Beaver spotted at False Creek near Olympic Village

Dec 19 2017, 7:22 am

False Creek’s water quality has greatly improved over the last few decades, the central waterway has come a long way since being the hotspot of dirty industrial activity in Vancouver. In recent years, we have seen dolphins and whales in the waters, and as of over the last few days, we can now add the beaver to the list of returning species.

VIDEO: Watch this video of the beaver in Hinge Park at Southeast False Creek’s Olympic Village, by James Shearer.

According to CBC News, the beaver has taken residency in Southeast False Creek at the recently built Hinge Park next to the Vancouver Olympic Village. The park is also a partial science experiment in an attempt to improve water quality by artificially restoring the wetlands and ecosystem that once flourished in the area. Hinge Park includes an artificial waterway (a daylighted stream) that meanders through the park, a stream that feeds off from rain runoff and an old stream that once ran through the area.

The artificial wetlands in the stream consists of plants, critters, insects, and organisms that slowly clean the water before returning it to False Creek near Habitat Island – another artificial construct in an attempt to restore the natural ecosystem.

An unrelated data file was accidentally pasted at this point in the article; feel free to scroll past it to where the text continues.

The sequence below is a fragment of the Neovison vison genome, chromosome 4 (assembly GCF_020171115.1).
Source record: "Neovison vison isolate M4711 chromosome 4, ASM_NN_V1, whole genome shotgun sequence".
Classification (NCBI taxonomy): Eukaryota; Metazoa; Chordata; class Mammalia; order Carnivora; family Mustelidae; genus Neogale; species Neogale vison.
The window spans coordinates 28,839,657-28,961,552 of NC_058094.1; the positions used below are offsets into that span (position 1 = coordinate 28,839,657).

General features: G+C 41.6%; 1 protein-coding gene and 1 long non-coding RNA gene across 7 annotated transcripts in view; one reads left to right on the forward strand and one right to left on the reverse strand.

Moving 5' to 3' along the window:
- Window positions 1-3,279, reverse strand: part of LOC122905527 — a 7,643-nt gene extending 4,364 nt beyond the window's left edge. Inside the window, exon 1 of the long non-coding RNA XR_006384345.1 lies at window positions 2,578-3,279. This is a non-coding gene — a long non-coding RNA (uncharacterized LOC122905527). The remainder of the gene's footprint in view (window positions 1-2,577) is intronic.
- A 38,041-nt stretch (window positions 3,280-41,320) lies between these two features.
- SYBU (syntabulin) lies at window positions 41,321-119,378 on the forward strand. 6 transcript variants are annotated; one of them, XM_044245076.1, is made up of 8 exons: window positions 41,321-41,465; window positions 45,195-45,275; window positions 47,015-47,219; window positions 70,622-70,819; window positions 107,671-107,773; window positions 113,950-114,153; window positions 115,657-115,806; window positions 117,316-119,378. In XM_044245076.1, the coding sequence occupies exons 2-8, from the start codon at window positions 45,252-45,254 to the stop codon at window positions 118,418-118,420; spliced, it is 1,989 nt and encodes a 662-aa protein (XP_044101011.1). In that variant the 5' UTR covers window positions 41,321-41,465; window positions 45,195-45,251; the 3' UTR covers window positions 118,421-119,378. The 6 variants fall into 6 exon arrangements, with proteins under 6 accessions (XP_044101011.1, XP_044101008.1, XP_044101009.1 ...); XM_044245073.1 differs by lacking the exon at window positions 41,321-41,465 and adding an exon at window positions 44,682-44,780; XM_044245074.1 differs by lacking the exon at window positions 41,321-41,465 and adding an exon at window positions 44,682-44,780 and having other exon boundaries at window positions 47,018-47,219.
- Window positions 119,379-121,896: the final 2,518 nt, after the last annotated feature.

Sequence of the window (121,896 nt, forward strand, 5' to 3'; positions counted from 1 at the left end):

Given its pristine conditions, no wonder why the beaver chose this place as its new residence. It is not known whether City officials will make an effort to relocate the beaver given its potentially destructive impact on trees or if the area’s trees will be given “anti-knaw” protection.

Knowledge of where this flat-tailed critter came from is also not known at this time. Within the City of Vancouver and the University Endowment Lands, beavers can currently be found along the Fraser River, Stanley Park’s Beaver Lake, Jericho Park, and Pacific Spirit Regional Park (to the west of the University Golf Club’s driving range).


Written by Kenneth Chan, the Deputy Editor at Vancity Buzz. Follow Kenneth on Twitter at @kjmagine.

Photo of Hinge Park at the Olympic Village, where a beaver has taken residency. (Photo credits: Tybo Contracting Ltd.)


DH Vancouver StaffDH Vancouver Staff

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